COUNCIL BLUFFS — One of the last times Ben Folds Five performed in the area, it was at the now-defunct Ranch Bowl.
“It's really great to be back here,” bandleader Ben Folds told the audience at Stir Concert Cove. “I haven't been back here with Darren and Robert in 14 years.”
Thursday's stop was part of the trio's reunion, which is going extremely well, judging by the reaction of the thousands at the outdoor show.
Having a top 10 album after a 13-year break doesn't hurt either.
While Folds has been a prolific solo artist — and some of his most famous songs were written when he was all by himself — the band stuck to Ben Folds Five songs, including popular tunes such as “Landed,” “Brick” and “Army.”
Fans ate up the experience and many sang the tunes — even Folds would occasionally defer to the audience and have them finish a line.
Folds sounded grateful for the audience's love, and made sure to say “Thanks y'all” after nearly every song.
With the windows of the Harrah's Casino Hotel backing the stage, Folds waved to a few hotel guests. For one man, who stood silhouetted in the room's yellow light, he even sang a spontaneous song. The audience laughed at the “lovely silhouette” tune, which went on for a few minutes and was surprisingly good for a tune he whipped up on the spot.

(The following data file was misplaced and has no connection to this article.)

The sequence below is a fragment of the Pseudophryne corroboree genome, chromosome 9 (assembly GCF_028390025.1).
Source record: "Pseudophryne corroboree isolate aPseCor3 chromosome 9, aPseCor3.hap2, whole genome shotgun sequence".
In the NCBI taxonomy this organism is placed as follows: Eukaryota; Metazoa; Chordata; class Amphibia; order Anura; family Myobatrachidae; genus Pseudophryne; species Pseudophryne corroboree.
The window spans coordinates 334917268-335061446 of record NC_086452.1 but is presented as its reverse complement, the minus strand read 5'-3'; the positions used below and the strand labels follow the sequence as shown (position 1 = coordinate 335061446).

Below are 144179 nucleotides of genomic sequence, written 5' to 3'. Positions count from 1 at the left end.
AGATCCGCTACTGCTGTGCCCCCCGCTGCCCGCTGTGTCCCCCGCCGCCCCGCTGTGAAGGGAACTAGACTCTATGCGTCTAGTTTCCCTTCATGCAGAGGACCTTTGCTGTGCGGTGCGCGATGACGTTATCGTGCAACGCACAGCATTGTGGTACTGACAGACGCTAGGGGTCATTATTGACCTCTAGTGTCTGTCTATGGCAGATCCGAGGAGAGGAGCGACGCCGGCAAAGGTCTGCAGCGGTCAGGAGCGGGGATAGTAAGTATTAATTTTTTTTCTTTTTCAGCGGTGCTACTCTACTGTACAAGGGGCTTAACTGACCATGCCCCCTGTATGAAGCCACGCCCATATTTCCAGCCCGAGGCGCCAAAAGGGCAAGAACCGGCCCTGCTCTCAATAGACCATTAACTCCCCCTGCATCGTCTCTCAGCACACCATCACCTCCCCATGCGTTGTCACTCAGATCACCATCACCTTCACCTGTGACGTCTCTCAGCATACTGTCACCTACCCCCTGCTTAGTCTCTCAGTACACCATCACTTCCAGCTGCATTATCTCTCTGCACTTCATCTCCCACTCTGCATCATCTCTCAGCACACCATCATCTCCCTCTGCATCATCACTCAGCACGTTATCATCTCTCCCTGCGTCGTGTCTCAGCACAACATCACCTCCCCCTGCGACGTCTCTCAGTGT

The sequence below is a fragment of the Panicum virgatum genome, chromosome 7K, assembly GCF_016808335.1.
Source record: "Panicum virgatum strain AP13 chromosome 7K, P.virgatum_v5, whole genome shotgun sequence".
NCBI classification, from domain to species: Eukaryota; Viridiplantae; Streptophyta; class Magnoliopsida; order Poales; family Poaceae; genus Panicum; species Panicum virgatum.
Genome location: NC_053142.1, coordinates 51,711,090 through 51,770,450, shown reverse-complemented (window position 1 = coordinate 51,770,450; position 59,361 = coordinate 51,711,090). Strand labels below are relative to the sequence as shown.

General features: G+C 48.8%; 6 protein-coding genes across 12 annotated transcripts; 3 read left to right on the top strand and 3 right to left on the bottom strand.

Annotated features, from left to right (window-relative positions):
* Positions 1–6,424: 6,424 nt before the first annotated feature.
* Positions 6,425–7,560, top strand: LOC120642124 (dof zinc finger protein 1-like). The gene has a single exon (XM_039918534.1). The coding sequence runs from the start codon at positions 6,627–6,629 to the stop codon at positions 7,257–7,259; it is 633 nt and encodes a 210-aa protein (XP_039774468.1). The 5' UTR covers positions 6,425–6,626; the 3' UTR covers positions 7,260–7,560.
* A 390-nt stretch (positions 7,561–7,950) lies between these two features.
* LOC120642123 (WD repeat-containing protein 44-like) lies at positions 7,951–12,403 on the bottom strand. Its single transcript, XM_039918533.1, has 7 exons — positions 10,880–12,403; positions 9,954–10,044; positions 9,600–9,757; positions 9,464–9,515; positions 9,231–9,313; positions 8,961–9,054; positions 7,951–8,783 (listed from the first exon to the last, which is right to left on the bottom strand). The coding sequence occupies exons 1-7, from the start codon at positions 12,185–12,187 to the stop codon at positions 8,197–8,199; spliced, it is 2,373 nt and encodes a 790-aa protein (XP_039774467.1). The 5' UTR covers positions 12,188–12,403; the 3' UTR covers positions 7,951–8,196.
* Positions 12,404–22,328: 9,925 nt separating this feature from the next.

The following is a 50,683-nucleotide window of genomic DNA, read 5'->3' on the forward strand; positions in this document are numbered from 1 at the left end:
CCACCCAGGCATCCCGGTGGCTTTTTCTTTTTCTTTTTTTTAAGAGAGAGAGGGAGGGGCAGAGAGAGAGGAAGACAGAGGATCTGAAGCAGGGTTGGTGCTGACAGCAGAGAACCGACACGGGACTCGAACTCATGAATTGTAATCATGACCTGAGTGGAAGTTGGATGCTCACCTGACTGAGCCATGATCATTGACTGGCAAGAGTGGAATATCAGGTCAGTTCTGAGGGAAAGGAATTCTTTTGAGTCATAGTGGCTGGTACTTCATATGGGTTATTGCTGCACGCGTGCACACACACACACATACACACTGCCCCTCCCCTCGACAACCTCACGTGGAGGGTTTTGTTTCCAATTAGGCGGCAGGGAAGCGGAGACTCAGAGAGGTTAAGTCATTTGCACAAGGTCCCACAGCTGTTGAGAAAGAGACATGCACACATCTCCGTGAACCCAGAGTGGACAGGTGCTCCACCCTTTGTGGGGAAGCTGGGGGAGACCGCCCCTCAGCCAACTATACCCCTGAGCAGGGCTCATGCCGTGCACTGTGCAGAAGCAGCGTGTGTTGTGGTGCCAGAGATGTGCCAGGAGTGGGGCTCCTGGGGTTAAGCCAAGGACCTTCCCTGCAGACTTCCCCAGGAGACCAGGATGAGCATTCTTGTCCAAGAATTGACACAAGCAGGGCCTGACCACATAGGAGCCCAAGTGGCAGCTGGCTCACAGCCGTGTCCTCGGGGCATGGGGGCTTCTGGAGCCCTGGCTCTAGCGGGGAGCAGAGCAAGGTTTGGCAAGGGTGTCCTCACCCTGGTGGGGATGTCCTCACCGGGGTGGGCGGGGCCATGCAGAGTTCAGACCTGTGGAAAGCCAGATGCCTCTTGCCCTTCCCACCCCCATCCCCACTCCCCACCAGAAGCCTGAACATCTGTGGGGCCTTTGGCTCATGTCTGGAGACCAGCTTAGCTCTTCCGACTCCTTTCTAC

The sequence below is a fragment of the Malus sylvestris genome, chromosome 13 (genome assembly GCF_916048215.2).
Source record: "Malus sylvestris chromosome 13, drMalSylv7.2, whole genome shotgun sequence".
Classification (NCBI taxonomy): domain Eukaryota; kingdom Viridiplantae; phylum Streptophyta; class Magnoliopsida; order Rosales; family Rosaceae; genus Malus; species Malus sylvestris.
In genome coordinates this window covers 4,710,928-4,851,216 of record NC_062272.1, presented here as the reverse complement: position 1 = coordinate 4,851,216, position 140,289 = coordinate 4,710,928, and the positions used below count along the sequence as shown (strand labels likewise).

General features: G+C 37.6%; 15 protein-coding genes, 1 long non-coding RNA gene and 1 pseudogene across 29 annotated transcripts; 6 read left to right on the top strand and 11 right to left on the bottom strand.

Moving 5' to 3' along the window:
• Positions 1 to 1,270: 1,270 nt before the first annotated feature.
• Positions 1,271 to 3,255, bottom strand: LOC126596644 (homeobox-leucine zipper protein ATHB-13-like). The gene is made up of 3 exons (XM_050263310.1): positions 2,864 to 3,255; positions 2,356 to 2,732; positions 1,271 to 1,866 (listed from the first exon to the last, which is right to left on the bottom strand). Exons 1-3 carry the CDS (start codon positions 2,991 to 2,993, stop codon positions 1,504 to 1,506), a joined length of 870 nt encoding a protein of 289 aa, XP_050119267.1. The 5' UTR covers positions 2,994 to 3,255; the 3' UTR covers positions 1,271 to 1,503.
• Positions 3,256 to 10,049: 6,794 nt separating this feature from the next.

While some of the songs from the band's latest album, “The Sound of the Life of the Mind,” worked well (some fell flat, too), it was the old tracks — “Kate,” “Battle of Who Could Care Less,” “Army” and others — that got the crowd going.
A lot of the songs work because they're about regular people performed by three regular-looking, extremely talented dudes. They tap into emotional situations, happy and sad, that have probably happened to everyone.
Take “Song for the Dumped,” one of the best breakup songs sung from the male perspective ever. Almost every guy there, probably many of whom had been dumped after a date, was shouting the lyrics at the top of their lungs.
Folds' piano work was exquisite as he deftly moved between peppy pop, stirring staccato tunes and a couple of songs that sounded like chase music for a silent film.
He also employed a few tricks at times when most piano players would simply turn to a synthesizer. But Folds kicked it on a baby grand. During “Sky High,” he stuffed pedicure toe separators between the strings to mute some. It was an excellent, practical effect that gave the song a dynamic sound.
I've seen Folds perform solo a few times, and his talents shine when he's the only guy on the stage. You'd wonder why he'd get back together with his bandmates when he could continue to go it alone, but they add a ton of depth with their playing and especially with the vocal harmonies they inject on almost every song.
As many of the fans in the audience could attest, it's good to have them back.
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